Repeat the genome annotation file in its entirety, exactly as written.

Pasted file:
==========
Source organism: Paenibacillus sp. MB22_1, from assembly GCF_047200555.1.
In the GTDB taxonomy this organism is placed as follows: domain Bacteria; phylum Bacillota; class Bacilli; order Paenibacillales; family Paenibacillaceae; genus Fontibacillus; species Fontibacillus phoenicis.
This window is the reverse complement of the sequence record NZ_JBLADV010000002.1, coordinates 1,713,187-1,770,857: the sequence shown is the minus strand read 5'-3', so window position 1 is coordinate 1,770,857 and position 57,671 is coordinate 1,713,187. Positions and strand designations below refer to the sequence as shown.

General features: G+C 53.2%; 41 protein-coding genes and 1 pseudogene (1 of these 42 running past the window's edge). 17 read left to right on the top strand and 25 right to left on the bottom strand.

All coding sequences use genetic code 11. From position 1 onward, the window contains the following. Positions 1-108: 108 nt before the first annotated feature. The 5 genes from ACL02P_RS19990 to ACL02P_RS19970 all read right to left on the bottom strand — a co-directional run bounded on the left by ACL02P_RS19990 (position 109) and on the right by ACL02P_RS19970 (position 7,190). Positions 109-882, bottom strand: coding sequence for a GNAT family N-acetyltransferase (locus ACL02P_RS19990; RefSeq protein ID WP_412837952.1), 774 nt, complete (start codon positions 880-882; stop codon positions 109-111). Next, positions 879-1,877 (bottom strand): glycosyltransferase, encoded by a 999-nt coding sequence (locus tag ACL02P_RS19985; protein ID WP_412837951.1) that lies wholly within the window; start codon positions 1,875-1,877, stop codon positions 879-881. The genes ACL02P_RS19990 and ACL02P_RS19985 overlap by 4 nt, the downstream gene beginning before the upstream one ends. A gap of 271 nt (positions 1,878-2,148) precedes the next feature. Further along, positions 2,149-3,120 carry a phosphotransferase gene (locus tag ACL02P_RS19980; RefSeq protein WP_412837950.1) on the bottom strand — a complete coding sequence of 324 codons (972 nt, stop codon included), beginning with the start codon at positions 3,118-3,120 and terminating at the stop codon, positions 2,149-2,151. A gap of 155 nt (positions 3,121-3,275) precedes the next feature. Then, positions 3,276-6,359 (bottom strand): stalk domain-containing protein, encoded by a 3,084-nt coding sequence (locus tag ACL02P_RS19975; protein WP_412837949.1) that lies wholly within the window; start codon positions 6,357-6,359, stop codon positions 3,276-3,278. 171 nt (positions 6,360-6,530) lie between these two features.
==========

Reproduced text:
Source organism: Paenibacillus sp. MB22_1, from assembly GCF_047200555.1.
In the GTDB taxonomy this organism is placed as follows: domain Bacteria; phylum Bacillota; class Bacilli; order Paenibacillales; family Paenibacillaceae; genus Fontibacillus; species Fontibacillus phoenicis.
This window is the reverse complement of the sequence record NZ_JBLADV010000002.1, coordinates 1,713,187-1,770,857: the sequence shown is the minus strand read 5'-3', so window position 1 is coordinate 1,770,857 and position 57,671 is coordinate 1,713,187. Positions and strand designations below refer to the sequence as shown.

General features: G+C 53.2%; 41 protein-coding genes and 1 pseudogene (1 of these 42 running past the window's edge). 17 read left to right on the top strand and 25 right to left on the bottom strand.

All coding sequences use genetic code 11. From position 1 onward, the window contains the following. Positions 1-108: 108 nt before the first annotated feature. The 5 genes from ACL02P_RS19990 to ACL02P_RS19970 all read right to left on the bottom strand — a co-directional run bounded on the left by ACL02P_RS19990 (position 109) and on the right by ACL02P_RS19970 (position 7,190). Positions 109-882, bottom strand: coding sequence for a GNAT family N-acetyltransferase (locus ACL02P_RS19990; RefSeq protein ID WP_412837952.1), 774 nt, complete (start codon positions 880-882; stop codon positions 109-111). Next, positions 879-1,877 (bottom strand): glycosyltransferase, encoded by a 999-nt coding sequence (locus tag ACL02P_RS19985; protein ID WP_412837951.1) that lies wholly within the window; start codon positions 1,875-1,877, stop codon positions 879-881. The genes ACL02P_RS19990 and ACL02P_RS19985 overlap by 4 nt, the downstream gene beginning before the upstream one ends. A gap of 271 nt (positions 1,878-2,148) precedes the next feature. Further along, positions 2,149-3,120 carry a phosphotransferase gene (locus tag ACL02P_RS19980; RefSeq protein WP_412837950.1) on the bottom strand — a complete coding sequence of 324 codons (972 nt, stop codon included), beginning with the start codon at positions 3,118-3,120 and terminating at the stop codon, positions 2,149-2,151. A gap of 155 nt (positions 3,121-3,275) precedes the next feature. Then, positions 3,276-6,359 (bottom strand): stalk domain-containing protein, encoded by a 3,084-nt coding sequence (locus tag ACL02P_RS19975; protein WP_412837949.1) that lies wholly within the window; start codon positions 6,357-6,359, stop codon positions 3,276-3,278. 171 nt (positions 6,360-6,530) lie between these two features.